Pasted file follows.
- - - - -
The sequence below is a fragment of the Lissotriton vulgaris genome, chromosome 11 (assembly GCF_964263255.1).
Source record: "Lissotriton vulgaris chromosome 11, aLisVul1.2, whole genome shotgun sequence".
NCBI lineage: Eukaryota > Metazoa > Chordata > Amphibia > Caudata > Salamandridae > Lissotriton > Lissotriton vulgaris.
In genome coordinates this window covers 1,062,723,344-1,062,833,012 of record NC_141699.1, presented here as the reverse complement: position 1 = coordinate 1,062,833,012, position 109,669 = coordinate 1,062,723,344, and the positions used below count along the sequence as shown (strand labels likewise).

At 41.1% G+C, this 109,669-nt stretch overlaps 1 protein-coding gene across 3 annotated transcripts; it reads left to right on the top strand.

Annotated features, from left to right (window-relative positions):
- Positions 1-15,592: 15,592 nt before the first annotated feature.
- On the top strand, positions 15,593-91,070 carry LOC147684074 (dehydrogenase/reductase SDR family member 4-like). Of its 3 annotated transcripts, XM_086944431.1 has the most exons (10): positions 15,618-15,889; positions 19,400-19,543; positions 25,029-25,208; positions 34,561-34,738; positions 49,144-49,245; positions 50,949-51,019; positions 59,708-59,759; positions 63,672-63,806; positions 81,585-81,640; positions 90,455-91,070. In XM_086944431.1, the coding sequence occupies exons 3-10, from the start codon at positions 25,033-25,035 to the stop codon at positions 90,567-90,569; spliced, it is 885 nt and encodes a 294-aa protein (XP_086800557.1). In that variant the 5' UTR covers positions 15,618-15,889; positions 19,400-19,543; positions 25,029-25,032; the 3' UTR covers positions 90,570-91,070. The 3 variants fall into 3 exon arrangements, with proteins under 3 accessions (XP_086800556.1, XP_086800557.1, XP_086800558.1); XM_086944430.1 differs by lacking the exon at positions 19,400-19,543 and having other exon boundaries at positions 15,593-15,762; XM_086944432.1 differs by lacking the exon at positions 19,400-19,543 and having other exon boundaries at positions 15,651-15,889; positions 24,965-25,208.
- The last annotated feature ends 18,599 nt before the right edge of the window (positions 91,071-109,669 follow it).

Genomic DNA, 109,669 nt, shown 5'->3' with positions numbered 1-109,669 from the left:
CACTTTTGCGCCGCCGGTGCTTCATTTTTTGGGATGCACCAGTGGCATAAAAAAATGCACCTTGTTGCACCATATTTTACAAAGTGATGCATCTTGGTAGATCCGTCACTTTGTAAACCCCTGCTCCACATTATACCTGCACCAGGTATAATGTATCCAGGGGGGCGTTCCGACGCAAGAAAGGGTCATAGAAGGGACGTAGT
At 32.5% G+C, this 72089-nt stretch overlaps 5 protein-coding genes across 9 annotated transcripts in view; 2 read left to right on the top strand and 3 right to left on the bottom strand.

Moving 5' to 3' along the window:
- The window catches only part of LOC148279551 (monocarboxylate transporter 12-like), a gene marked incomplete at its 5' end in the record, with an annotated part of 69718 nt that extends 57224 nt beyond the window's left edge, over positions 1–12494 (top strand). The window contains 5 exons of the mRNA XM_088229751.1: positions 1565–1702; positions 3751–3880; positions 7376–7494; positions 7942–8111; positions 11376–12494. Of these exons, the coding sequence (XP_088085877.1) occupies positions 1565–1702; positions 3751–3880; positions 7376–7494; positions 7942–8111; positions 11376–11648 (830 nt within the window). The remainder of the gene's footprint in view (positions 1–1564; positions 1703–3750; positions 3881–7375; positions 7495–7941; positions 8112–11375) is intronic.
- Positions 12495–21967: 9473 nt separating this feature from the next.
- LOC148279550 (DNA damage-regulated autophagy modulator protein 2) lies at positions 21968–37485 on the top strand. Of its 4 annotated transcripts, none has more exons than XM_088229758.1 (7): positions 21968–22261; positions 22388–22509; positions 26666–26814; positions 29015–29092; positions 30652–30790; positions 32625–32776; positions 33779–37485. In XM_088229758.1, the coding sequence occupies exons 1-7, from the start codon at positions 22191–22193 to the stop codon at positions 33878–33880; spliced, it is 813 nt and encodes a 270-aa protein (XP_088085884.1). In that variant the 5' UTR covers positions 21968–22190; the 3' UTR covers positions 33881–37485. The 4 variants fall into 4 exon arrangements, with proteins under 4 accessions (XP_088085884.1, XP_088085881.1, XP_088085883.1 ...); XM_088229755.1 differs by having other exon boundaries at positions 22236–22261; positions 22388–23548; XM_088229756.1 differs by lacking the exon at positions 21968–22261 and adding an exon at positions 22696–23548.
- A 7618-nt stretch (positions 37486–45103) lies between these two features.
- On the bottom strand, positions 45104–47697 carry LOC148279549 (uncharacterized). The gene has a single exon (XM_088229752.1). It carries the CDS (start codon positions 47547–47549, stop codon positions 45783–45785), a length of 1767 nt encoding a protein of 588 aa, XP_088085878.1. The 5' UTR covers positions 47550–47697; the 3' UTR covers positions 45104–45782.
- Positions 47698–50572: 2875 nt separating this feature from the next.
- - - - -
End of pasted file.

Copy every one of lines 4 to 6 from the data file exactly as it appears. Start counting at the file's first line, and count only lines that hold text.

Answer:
In genome coordinates this window covers 1,062,723,344-1,062,833,012 of record NC_141699.1, presented here as the reverse complement: position 1 = coordinate 1,062,833,012, position 109,669 = coordinate 1,062,723,344, and the positions used below count along the sequence as shown (strand labels likewise).

At 41.1% G+C, this 109,669-nt stretch overlaps 1 protein-coding gene across 3 annotated transcripts; it reads left to right on the top strand.

Annotated features, from left to right (window-relative positions):